The device was developed by a team from the University of Barcelona, Spain, and costs half the price of devices available on the market.
A team led by researchers at the University of Barcelona, Spain, developed a non-invasive, low-cost, easy-to-build ventilator that can help patients with respiratory failure. The method of construction of the device was shared by scientists in the European Respiratory Journal last Thursday (16) and could help doctors around the world to reproduce the apparatus during the Covid-19 pandemic, caused by the new coronavirus.
Non-invasive ventilators are used to treat patients with respiratory failure, a common symptom in more severe cases of Covid-19. Non-invasive ventilation is performed through the use of a facial or nasal mask, which “pushes” pressurized air into the lungs, assisting in the natural breathing process.
The equipment developed by the team consists of a small high-pressure fan, two pressure transducers and a controller with digital display. The total cost is approximately U$75 – less than half the price of the product available on the market today.
“In light of the ongoing coronavirus pandemic and the escalating need for respiratory support devices around the world, we designed a ventilator that can be built at a low cost using off-the-shelf components,” said research leader Ramon Farré in a statement.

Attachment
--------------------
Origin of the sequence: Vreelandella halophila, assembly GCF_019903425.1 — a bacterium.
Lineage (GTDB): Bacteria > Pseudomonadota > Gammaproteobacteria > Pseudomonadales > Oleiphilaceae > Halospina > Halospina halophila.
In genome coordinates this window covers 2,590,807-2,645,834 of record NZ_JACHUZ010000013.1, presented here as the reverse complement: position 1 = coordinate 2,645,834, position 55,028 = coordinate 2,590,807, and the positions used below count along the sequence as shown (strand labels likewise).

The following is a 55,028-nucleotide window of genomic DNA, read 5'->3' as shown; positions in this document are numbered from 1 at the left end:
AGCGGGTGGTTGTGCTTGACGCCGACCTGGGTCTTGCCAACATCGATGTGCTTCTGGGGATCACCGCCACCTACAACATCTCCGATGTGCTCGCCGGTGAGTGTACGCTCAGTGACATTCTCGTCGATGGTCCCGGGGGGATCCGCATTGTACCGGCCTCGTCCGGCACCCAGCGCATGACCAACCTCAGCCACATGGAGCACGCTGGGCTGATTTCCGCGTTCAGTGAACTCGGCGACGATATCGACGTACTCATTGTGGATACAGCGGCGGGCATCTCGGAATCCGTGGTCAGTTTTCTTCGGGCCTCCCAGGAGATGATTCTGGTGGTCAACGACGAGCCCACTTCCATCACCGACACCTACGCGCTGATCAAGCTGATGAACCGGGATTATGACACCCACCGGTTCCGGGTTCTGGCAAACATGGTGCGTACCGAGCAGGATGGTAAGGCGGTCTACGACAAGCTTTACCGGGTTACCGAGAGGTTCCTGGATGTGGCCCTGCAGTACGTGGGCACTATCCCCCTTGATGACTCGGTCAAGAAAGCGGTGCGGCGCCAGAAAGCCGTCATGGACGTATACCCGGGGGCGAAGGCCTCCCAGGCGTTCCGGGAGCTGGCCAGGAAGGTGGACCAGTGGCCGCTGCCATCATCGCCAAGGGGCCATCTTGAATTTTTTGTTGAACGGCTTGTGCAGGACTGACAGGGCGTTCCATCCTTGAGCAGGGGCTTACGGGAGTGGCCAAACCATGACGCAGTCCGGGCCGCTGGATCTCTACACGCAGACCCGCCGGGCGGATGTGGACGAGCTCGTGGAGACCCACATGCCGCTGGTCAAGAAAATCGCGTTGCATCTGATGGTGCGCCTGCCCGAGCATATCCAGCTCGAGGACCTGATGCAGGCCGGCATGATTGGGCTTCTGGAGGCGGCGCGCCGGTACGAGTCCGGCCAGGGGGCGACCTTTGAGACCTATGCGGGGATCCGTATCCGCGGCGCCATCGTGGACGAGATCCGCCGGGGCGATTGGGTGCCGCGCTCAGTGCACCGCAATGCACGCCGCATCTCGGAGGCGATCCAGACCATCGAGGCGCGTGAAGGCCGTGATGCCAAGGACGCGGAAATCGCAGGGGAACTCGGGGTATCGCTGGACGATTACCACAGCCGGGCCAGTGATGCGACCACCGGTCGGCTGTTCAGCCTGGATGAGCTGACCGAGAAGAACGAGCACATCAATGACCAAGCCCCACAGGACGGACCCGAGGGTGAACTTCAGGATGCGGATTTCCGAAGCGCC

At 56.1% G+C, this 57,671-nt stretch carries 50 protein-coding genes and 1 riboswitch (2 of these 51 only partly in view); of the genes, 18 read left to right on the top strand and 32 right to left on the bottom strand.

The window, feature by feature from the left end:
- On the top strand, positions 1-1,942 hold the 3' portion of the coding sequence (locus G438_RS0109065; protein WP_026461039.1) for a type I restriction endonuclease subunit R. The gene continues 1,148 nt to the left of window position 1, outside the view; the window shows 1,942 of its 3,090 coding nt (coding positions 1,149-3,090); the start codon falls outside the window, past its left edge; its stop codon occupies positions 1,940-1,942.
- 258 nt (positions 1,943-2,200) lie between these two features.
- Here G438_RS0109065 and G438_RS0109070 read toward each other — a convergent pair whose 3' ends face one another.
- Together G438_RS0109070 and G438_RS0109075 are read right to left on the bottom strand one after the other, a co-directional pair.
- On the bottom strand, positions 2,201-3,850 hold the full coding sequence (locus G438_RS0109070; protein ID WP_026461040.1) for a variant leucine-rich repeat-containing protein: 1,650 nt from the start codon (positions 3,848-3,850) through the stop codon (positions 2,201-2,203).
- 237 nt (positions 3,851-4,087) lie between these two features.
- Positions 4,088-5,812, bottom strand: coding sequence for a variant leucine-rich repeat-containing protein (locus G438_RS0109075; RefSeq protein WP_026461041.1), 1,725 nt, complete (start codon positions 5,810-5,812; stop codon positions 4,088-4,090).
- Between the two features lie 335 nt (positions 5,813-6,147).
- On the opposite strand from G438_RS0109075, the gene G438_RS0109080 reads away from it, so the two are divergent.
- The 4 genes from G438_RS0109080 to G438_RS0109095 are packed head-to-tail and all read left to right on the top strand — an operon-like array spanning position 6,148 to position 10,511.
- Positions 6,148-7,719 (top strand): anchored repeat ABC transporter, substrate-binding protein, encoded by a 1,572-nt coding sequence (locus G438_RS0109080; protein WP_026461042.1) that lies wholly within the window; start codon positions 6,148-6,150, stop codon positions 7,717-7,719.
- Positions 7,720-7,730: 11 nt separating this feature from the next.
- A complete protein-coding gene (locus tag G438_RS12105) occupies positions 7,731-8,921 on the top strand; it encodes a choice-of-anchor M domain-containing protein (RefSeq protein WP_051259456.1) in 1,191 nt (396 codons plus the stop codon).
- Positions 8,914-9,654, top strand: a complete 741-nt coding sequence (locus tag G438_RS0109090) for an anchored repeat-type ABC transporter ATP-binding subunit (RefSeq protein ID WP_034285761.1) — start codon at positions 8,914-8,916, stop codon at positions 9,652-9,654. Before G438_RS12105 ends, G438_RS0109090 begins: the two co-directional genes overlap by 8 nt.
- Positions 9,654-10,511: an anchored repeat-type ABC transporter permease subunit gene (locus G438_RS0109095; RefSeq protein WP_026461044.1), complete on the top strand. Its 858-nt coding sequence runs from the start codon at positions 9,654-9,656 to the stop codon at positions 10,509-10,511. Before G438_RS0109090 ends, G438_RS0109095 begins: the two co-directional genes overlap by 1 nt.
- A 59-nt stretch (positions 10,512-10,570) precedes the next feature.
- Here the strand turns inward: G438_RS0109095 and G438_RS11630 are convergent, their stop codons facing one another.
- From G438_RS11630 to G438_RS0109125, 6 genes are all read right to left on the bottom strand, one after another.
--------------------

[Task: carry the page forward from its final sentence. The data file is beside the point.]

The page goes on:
To assess the efficiency of the prototype, the research team tested it on twelve healthy volunteers, who had artificially obstructed breathing. According to the experts, the experiments showed that the ventilator adapted to the participants’ breathing rhythm and provided a sense of relief in breathing similar to that caused by products currently on the market.
The team also conducted tests on respiratory models in which lung modeling is used to assess how well the ventilator supports breathing in patients with different levels of airflow obstruction or restriction. According to the scientists, the prototype proved to be effective in 16 different scenarios.
“Our tests showed that the prototype would perform similarly to a conventional, high-quality device when providing breathing support for patients who, although with great difficulty, can try to breathe by themselves,” said Farré. “This low-cost device could be used to treat patients if commercial devices are not available, and it provides clinicians with a therapeutic tool for treating patients who otherwise would remain untreated.”